Book Review by Debbie Winkler
It is 1644 and Parliament’s armies have risen against King Charles I. The rebels currently lay siege to the city of York, the home of Lady Bridget Hodgson, a midwife. Bridget continues to deliver babies and look after her new mothers while praying for a quick resolution to the conflict. When one of her friends, Esther Cooper, is convicted of murdering her husband, Bridget must act quickly to prevent Esther from burning at the stake. Bridget joins forces with her mysterious new maid, Martha Hawkins, and tracks down clues through the city – clues that lead to a conspiracy amongst the most powerful in regards to the new balance of power.
I always a good historical mystery and loved The Midwife’s Tale! Lady Bridget Hodgson is based on a real person (as I learned in the author’s epilogue) and it was absolutely delightful to read about this volatile period through her eyes. Bridget has been twice widowed and her children passed away when they were young. She is beautiful, still young enough to bear more children and is quite wealthy so she doesn’t lack for suitors, but Bridget enjoys her independence too much to wed again. Instead, Bridget focuses on her duties as a midwife, which are varied and grant her a great deal of power for a woman in the 1600s. Not only does a midwife deliver babies, but she ferrets out the information about parentage to ensure that children are supported financially. The midwife uses coercion, force or fear to persuade unwed mothers to name the father of their babe. If they refuse, they will not help with the labor or delivery, which is too terrifying to go through alone! The midwife also has a group of women, called gossips, who help out in the different households. They pass information along about all members of society, both high and low, and I think their husbands would be shocked and dismayed to realize how observant most of these women are! There are few secrets in the town of York and Bridget seems to be involved in uncovering the few that remain. I loved learning about the midwives and found it fascinating to learn about the treatments and methods used in this time period.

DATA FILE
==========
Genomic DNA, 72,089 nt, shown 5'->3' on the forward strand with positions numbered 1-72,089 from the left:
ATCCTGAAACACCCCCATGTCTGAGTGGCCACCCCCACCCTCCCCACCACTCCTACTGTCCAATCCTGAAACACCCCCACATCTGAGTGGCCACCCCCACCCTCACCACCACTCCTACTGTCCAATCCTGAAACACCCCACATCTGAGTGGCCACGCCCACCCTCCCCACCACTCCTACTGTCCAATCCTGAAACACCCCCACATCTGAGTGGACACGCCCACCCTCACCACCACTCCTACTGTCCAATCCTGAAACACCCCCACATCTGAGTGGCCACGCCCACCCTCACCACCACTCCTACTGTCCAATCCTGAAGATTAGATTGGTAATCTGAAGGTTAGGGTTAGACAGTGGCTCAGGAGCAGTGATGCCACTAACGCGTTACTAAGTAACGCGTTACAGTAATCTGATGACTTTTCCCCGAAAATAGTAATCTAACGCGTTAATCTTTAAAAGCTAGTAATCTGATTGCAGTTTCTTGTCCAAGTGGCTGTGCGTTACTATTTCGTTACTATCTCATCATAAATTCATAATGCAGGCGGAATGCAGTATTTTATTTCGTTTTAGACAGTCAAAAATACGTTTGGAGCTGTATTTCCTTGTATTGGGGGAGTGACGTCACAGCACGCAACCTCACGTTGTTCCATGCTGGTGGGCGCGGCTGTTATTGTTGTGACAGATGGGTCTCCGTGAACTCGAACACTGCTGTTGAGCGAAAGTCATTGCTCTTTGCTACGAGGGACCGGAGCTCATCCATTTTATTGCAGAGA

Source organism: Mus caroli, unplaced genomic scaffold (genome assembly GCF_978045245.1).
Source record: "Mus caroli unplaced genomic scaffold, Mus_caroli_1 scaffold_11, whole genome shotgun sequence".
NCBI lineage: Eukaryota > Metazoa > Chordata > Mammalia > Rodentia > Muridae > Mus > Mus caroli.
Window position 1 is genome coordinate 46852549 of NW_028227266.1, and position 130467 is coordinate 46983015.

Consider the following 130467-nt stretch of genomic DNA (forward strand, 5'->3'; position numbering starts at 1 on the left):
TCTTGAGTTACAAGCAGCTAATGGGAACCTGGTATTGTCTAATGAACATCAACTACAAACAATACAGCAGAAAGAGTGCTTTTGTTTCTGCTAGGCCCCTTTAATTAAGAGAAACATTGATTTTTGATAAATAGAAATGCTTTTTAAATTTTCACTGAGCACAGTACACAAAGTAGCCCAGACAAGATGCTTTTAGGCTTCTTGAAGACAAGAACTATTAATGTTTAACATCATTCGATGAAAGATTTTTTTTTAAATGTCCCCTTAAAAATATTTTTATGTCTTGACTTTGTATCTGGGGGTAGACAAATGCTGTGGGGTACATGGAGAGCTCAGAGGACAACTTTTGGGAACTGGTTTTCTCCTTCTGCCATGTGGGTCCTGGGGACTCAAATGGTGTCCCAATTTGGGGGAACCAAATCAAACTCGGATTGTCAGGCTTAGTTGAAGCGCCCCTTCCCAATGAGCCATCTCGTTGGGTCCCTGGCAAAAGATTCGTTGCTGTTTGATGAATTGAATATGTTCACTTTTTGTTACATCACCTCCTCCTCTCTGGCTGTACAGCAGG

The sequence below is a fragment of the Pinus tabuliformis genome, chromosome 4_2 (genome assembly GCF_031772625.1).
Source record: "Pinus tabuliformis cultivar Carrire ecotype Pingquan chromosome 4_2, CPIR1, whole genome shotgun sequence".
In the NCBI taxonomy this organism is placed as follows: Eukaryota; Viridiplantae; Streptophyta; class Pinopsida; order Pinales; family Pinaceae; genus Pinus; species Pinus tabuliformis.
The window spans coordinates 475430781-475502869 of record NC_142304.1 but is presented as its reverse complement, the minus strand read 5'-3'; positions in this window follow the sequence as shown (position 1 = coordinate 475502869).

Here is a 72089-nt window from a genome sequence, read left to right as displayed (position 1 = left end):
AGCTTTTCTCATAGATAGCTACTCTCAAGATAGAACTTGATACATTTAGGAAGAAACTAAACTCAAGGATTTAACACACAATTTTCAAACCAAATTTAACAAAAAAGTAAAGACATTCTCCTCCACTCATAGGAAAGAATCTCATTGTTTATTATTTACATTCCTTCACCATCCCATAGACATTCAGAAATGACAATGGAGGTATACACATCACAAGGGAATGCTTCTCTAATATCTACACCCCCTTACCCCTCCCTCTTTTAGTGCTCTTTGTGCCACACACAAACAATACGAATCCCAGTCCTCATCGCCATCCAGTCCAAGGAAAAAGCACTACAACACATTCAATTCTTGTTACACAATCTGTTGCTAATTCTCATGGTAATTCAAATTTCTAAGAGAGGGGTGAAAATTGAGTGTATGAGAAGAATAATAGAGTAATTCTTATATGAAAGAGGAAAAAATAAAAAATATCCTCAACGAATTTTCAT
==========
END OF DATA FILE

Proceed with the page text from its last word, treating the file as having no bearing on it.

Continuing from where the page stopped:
Bridget is a strong female character, as is her maid, Martha. I was delighted to see that Bridget’s fiercest rival is another female, but I was a little less delighted to see how thick-headed most of the men of the time seemed. I don’t know if it was because the information was coming from Bridget or because the author felt that men of the time really were that stupid, but most male characters were not credited with much intelligence. Bridget’s brother-in-law was the exception, but I wish that there could have been a better balance. Surely there would be at least a few enlightened males in the town of York who realized that women also possessed a brain, right? Surprisingly enough, this comes from a male author who should surely know better! Most of the men in the book are boorish, loutish and would-be-rapists simply waiting for an opportunity – I would never walk the streets alone! Will, who is the most sympathetic male character and Bridget’s nephew, was born with a clubfoot so he is a bit more sensitive than most of the males of his time, though he, too, needed a swift kick in the pants from time to time!
The Midwife’s Tale is engagingly written and was a real page turner. I was engrossed in the mystery, though it really wasn’t that complicated. The book jacket makes it sound like the book’s sole focus is the murder of Esther’s husband, but there are so many other subplots going on that I found myself getting distracted and focusing on babies dying in childbirth, christening ceremonies, the murder of an infant boy, and much more. Ultimately, when the main mystery was solved, I found myself a bit disappointed. Not that I can condone murder, but the victims deserved death in this case and it seems like they met a fated end. I was heartbroken to discover the identity of the murderer and was not at all pleased that they were caught. It seems like Bridget had a warm, forgiving heart for many, but could be cold as stone to those she felt must pay for their sins.
The Midwife’s Tale is a fascinating glimpse into the past that will be sure to delight any who enjoy a good mystery. Modern readers will be horrified to learn about the pitiful conditions of most servants during this time period and will have a better understanding of why people clung to their faith. It is unreal to read about women being charged with treason because they rose up against their master or husband! I loved the historical details and appreciate that the author modernized the dialogue and writing just enough to enable the reader to easily understand the story. I am astonished to learn that this is Sam Thomas’s first book and will look forward with anticipation to more books written by this talented new author.
This book contains multiple scenes of death, including babies. Some bodies are described in more detail than others. There are multiple descriptions of labor and delivery, though nothing too explicit. Life was pretty filthy back then so be prepared for dirty streets, chamberpots and reeking privies. There are multiple scenes of attempted rape and several stories of rape. Chauvinism and other prejudices are portrayed in a historically accurate manner. There is some strong language. There are several scenes of drinking and drunkenness. Recommended for ages 16 and up.